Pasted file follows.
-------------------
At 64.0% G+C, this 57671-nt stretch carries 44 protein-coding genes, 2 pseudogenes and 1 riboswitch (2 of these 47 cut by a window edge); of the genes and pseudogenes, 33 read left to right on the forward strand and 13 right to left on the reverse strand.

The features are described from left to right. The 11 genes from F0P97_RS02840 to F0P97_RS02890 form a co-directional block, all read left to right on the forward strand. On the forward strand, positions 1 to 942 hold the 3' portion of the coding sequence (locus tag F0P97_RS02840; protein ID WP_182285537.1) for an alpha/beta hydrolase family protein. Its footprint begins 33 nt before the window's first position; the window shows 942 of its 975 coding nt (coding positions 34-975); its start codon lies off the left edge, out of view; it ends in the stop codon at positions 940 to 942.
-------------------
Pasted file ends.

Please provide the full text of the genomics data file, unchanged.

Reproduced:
At 64.0% G+C, this 57671-nt stretch carries 44 protein-coding genes, 2 pseudogenes and 1 riboswitch (2 of these 47 cut by a window edge); of the genes and pseudogenes, 33 read left to right on the forward strand and 13 right to left on the reverse strand.

The features are described from left to right. The 11 genes from F0P97_RS02840 to F0P97_RS02890 form a co-directional block, all read left to right on the forward strand. On the forward strand, positions 1 to 942 hold the 3' portion of the coding sequence (locus tag F0P97_RS02840; protein ID WP_182285537.1) for an alpha/beta hydrolase family protein. Its footprint begins 33 nt before the window's first position; the window shows 942 of its 975 coding nt (coding positions 34-975); its start codon lies off the left edge, out of view; it ends in the stop codon at positions 940 to 942.